But your questions about the targum have been exegetical. And this leads us to the third thing going on in the targum when we are expanding on the language of truth, knowledge, wisdom and understanding in the text. In stark contrast to an objectivist epistemology that esteems distance, detachment, universality and abstractness, we discern in the biblical literature an understanding of truth that affirms intimacy, connectedness, particularity and concreteness. At root, in the Hebrew Scriptures truth is a matter of fidelity. Indeed the Hebrew word emeth was translated in the King James as "truth" but is rendered "faithful" in almost all modem translations. To say God is true therefore means "that he keeps truth or faith with his people and requires them to keep truth or faith with him." Truth, then, is a decidedly personal, social and relational concept in the Scriptures. To know the truth, and to be known by the truth, is fundamentally a matter of covenantal faithfulness, manifest in the concreteness of daily life within a particular community at a particular time. No wonder the old English term for truth was troth. Parker Palmer puts it this way: "To know something or someone in truth is to enter troth with the known ... to become betrothed, to engage the known with one's whole self, an engagement one enters with attentiveness, care, and good will."

While this is striking all kinds of intuitive chords in me, I have trouble imagining what it would took like. Can you give me some Old Testament examples of this, as you did when we were talkng about shalom?

Yes, in fact we can even connect this discussion about truth with shalom. Consider Psalm 85- This is a prayer that is concerned with the restoration of the land of Israel after the exile. Expectantly listening for "a word of shalom" from Yahweh (v. 8), the psalmist proclaims: "Surely his salvation is at hand for those who fear him, that his glory may dwell in our land." (v- 9)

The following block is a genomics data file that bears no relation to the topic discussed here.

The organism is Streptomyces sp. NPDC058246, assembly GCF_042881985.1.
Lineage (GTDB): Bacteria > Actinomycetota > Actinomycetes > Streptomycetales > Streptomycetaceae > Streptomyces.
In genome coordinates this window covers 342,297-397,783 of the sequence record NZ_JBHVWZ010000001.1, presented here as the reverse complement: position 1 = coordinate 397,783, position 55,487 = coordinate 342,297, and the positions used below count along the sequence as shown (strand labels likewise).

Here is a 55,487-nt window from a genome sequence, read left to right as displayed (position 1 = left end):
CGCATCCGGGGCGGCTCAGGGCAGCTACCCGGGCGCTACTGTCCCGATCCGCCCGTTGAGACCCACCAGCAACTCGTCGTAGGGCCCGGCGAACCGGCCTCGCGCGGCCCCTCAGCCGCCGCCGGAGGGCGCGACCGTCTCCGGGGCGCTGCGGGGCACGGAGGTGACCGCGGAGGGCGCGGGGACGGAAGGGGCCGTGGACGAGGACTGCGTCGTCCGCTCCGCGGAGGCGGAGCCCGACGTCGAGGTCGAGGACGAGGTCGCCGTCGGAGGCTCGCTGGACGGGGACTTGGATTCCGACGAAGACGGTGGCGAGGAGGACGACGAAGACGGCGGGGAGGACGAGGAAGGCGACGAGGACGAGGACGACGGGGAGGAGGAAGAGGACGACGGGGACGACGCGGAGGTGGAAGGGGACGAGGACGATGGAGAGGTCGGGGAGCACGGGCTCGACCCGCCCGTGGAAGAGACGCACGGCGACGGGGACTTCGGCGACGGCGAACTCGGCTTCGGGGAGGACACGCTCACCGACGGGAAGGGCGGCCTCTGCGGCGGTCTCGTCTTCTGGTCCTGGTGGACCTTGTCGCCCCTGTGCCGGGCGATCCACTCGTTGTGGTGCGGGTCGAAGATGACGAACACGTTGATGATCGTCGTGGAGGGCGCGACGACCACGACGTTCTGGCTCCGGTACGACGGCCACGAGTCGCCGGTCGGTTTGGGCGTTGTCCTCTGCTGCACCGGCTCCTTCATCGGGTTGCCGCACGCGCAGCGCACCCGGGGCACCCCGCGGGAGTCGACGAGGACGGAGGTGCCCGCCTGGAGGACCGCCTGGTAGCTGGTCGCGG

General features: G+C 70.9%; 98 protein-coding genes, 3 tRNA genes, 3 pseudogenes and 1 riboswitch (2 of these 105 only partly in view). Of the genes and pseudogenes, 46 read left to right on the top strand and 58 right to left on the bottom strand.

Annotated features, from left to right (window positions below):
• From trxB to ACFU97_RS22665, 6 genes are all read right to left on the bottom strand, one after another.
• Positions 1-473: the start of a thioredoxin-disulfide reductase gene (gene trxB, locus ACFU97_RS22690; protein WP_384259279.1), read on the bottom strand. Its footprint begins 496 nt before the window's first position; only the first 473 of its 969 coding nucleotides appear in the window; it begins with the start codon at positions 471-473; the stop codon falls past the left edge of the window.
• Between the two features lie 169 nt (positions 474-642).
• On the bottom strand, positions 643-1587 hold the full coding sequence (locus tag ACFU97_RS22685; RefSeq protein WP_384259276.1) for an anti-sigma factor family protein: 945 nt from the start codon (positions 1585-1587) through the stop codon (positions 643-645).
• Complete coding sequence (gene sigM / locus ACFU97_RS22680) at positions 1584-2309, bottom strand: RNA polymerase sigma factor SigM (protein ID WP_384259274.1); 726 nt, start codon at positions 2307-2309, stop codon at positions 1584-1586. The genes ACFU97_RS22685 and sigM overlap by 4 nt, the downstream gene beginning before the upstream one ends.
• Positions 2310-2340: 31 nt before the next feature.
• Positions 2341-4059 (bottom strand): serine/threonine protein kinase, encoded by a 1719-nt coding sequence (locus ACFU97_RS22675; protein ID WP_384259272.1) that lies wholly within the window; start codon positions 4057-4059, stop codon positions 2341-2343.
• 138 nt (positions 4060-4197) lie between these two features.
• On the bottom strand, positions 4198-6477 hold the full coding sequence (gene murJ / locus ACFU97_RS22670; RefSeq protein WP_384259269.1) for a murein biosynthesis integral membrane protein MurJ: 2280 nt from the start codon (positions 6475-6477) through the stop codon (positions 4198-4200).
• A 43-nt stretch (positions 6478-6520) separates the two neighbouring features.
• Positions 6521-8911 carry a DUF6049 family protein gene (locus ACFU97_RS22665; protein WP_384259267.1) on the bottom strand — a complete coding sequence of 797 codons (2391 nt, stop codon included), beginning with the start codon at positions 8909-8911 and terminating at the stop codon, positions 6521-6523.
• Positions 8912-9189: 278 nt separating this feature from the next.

And when that glory, that presence of the Holy One, takes up residence in the land again, then..

Steadfast love and truth will meet;
righteousness and shalom will kiss each other,
Truth will spring up from the ground.
and righteousness will look down from the sky. (Ps 85:10-11. our translation)

Steadfast love, truth, righteousness and shalom are all inextricably related in a biblical worldview. And when God restores covenantal shalom to the land, then truth, or faithfulness, will permeate life so deeply and fully that it will seem as if truth springs up from the ground. To this understanding of truth as covenantal fidelity, notions of detached distance and abstract universality are decidedly alien.

Let me try to get at this a different way: in the modernist view of truth, when truth is absent the result is error. What happens if biblical truth is absent?

That is a great question. You can really know the truth, in this biblical sense, only when the truth is embodied or incarnated in the life of the community in the land, When truth "perishes'' (as Jeremiah 7:28 puts it), then the sociocultural and ecological consequences are disastrous. Using the analogy of marriage, what happens if truth perishes in a marriage, it there is no more troth in the relationship and trust has been broken?